The vSwitch runs on the same server platform as the VNFs. Obviously, processor cores that are required for running the vSwitch are not available for running VNFs and this can have a significant effect on the number of subscribers that can be supported on a single server blade. This in turn impacts the overall operational cost-per-subscriber and has a major influence on the opex improvements that can be achieved by a move to NFV.
Let’s look at an example to illustrate this concept.
To keep the analysis simple, assume we’ll need to instantiate a function such as a media gateway as a VNF and that it requires a bandwidth of 2 million packets per second from the vSwitch. For a further level of simplification, assume we’re going to instantiate a single VM, running this VNF, on each processor core. So we need to calculate how many VMs can actually instantiate on the server blade, given that some of the available cores will be required for the vSwitch function.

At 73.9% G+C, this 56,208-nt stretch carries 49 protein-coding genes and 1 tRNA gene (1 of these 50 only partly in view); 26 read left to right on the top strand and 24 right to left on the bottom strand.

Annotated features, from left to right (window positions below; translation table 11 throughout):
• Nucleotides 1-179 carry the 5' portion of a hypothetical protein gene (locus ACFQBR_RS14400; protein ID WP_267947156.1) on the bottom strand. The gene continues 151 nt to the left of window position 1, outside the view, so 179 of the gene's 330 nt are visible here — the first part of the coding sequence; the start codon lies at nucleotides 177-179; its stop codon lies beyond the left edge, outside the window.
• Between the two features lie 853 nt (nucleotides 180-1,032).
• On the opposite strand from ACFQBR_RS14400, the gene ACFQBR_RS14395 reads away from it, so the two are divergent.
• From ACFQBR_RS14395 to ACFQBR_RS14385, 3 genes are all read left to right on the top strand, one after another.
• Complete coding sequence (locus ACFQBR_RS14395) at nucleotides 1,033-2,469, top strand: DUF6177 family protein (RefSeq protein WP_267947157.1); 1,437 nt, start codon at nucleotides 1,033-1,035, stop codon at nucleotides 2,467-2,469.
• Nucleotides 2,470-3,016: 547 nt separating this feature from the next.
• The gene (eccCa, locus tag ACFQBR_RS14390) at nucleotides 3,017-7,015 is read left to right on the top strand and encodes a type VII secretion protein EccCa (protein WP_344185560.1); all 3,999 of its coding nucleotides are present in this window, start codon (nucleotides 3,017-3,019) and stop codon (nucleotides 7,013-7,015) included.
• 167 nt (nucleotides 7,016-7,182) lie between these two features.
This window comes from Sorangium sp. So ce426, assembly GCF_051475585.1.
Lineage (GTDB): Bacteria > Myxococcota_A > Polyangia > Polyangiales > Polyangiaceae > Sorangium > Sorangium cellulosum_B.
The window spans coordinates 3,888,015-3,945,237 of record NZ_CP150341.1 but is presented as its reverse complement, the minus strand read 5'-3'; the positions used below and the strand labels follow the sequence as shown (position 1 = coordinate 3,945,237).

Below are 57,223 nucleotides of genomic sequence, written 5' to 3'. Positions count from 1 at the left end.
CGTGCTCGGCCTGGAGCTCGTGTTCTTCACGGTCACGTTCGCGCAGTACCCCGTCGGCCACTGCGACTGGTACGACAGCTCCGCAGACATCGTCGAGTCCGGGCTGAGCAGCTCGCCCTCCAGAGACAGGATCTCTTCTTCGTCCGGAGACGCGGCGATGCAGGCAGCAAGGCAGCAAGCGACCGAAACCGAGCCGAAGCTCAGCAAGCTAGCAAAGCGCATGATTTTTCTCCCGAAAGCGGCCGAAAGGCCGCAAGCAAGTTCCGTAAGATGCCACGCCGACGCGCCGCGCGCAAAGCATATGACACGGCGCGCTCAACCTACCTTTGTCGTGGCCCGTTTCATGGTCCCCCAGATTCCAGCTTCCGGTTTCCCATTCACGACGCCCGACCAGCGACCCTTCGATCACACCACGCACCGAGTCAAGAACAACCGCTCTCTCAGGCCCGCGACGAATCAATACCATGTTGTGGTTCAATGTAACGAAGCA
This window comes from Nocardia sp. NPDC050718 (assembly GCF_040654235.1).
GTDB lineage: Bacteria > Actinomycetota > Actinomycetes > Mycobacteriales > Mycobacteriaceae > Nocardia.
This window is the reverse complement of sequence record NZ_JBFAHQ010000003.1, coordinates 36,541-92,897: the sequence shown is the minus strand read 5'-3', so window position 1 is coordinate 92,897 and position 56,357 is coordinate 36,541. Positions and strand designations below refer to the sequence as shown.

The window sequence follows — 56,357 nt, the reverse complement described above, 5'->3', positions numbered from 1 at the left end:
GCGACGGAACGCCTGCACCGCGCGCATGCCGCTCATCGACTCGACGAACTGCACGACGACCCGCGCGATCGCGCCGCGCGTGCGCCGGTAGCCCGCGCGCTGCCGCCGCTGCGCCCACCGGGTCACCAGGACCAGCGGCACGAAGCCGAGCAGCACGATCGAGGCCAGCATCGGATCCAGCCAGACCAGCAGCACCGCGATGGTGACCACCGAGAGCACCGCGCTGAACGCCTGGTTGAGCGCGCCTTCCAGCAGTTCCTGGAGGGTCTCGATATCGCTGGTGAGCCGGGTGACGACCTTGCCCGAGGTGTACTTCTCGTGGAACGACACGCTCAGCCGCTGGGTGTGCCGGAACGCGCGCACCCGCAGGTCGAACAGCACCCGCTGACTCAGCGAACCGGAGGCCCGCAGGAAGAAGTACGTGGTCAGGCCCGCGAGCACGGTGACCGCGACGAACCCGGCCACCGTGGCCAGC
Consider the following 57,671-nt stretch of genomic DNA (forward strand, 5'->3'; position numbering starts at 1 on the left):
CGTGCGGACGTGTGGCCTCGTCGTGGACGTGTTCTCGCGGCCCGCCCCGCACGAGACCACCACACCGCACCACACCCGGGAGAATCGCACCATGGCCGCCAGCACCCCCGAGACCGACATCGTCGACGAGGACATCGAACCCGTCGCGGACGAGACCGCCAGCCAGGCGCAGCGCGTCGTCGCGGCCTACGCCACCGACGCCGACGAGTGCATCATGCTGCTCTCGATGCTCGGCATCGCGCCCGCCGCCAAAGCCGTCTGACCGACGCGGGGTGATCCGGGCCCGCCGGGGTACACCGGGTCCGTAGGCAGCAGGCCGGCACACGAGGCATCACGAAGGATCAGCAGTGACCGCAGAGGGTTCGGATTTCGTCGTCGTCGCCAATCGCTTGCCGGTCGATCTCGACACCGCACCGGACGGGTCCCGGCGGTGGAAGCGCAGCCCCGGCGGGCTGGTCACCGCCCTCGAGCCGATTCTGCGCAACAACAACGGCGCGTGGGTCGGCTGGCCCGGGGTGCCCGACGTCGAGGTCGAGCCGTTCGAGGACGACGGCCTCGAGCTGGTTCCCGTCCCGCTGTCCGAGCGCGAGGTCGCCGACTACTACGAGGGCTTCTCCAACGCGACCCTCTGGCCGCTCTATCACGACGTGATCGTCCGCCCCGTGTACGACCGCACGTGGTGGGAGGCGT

As the reference platform for analysis, we’ll use a dual-socket Intel® Xeon® Processor E5-2600 series platform (“Ivy Bridge”) running at 2.9 GHz, with a total of 24 cores available across the two sockets.
All the performance measurements will be based on bidirectional network traffic running from the network interface controller (NIC) to the vSwitch, through a virtual machine (VM) and back through the vSwitch to the NIC. This represents a real-world NFV configuration, rather than a simplified configuration in which traffic runs only from the NIC to the vSwitch and back to the NIC, bypassing the VM so that no useful work is performed.
In the first scenario, the Open vSwitch (OVS) software, originally developed for IT applications, will switch the traffic to the VMs on the platform. Measurements show that each core running OVS can switch approximately 0.3 million packets per second of traffic to a VM (64-byte packets). The optimum configuration for our 24-core platform will be to use 20 cores for the vSwitch, delivering a total of 6 million packets per second of traffic. This traffic will be consumed by 3 cores running VMs and one core will be unused. VMs can’t run on more than 3 cores because the OVS can’t deliver the bandwidth required. So the resource utilization is three VMs per blade.